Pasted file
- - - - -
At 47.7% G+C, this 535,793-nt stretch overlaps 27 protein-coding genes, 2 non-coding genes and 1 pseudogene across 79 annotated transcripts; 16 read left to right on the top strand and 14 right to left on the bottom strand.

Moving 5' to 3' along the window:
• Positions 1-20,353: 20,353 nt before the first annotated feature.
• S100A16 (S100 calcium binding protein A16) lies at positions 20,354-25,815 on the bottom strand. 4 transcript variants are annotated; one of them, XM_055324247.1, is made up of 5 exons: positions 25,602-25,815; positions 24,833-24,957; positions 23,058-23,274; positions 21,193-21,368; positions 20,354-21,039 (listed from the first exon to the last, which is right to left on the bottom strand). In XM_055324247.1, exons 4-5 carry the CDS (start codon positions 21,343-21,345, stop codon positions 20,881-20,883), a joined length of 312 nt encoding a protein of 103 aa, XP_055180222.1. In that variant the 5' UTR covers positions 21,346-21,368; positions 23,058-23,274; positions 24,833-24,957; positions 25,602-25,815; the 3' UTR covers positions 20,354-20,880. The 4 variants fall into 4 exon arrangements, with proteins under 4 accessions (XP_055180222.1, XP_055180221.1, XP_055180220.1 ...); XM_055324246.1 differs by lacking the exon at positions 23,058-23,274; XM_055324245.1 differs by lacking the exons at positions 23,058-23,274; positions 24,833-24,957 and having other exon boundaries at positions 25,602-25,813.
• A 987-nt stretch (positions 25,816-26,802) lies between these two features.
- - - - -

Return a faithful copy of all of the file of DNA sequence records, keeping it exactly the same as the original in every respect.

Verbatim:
At 47.7% G+C, this 535,793-nt stretch overlaps 27 protein-coding genes, 2 non-coding genes and 1 pseudogene across 79 annotated transcripts; 16 read left to right on the top strand and 14 right to left on the bottom strand.

Moving 5' to 3' along the window:
• Positions 1-20,353: 20,353 nt before the first annotated feature.
• S100A16 (S100 calcium binding protein A16) lies at positions 20,354-25,815 on the bottom strand. 4 transcript variants are annotated; one of them, XM_055324247.1, is made up of 5 exons: positions 25,602-25,815; positions 24,833-24,957; positions 23,058-23,274; positions 21,193-21,368; positions 20,354-21,039 (listed from the first exon to the last, which is right to left on the bottom strand). In XM_055324247.1, exons 4-5 carry the CDS (start codon positions 21,343-21,345, stop codon positions 20,881-20,883), a joined length of 312 nt encoding a protein of 103 aa, XP_055180222.1. In that variant the 5' UTR covers positions 21,346-21,368; positions 23,058-23,274; positions 24,833-24,957; positions 25,602-25,815; the 3' UTR covers positions 20,354-20,880. The 4 variants fall into 4 exon arrangements, with proteins under 4 accessions (XP_055180222.1, XP_055180221.1, XP_055180220.1 ...); XM_055324246.1 differs by lacking the exon at positions 23,058-23,274; XM_055324245.1 differs by lacking the exons at positions 23,058-23,274; positions 24,833-24,957 and having other exon boundaries at positions 25,602-25,813.
• A 987-nt stretch (positions 25,816-26,802) lies between these two features.